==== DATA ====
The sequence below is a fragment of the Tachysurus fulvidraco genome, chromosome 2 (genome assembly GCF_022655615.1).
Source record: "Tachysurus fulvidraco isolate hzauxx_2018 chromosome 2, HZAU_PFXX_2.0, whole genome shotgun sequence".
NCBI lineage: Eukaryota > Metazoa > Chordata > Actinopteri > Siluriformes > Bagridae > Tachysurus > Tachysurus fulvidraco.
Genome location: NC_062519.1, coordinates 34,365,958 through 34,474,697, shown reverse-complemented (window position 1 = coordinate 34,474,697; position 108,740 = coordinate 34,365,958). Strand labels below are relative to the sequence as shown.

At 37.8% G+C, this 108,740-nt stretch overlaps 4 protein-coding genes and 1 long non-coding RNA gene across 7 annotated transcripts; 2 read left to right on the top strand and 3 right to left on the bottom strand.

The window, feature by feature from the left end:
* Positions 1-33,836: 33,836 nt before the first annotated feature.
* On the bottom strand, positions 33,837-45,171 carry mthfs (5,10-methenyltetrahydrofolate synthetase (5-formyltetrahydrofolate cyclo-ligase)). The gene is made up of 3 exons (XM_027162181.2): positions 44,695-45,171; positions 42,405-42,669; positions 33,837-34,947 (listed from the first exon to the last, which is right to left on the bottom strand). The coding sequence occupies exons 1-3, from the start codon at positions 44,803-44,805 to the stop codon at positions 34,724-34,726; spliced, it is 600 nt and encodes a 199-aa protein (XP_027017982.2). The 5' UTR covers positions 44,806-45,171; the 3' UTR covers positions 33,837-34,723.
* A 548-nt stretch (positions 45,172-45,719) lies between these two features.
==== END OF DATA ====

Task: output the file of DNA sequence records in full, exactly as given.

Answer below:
The sequence below is a fragment of the Tachysurus fulvidraco genome, chromosome 2 (genome assembly GCF_022655615.1).
Source record: "Tachysurus fulvidraco isolate hzauxx_2018 chromosome 2, HZAU_PFXX_2.0, whole genome shotgun sequence".
NCBI lineage: Eukaryota > Metazoa > Chordata > Actinopteri > Siluriformes > Bagridae > Tachysurus > Tachysurus fulvidraco.
Genome location: NC_062519.1, coordinates 34,365,958 through 34,474,697, shown reverse-complemented (window position 1 = coordinate 34,474,697; position 108,740 = coordinate 34,365,958). Strand labels below are relative to the sequence as shown.

At 37.8% G+C, this 108,740-nt stretch overlaps 4 protein-coding genes and 1 long non-coding RNA gene across 7 annotated transcripts; 2 read left to right on the top strand and 3 right to left on the bottom strand.

The window, feature by feature from the left end:
* Positions 1-33,836: 33,836 nt before the first annotated feature.
* On the bottom strand, positions 33,837-45,171 carry mthfs (5,10-methenyltetrahydrofolate synthetase (5-formyltetrahydrofolate cyclo-ligase)). The gene is made up of 3 exons (XM_027162181.2): positions 44,695-45,171; positions 42,405-42,669; positions 33,837-34,947 (listed from the first exon to the last, which is right to left on the bottom strand). The coding sequence occupies exons 1-3, from the start codon at positions 44,803-44,805 to the stop codon at positions 34,724-34,726; spliced, it is 600 nt and encodes a 199-aa protein (XP_027017982.2). The 5' UTR covers positions 44,806-45,171; the 3' UTR covers positions 33,837-34,723.
* A 548-nt stretch (positions 45,172-45,719) lies between these two features.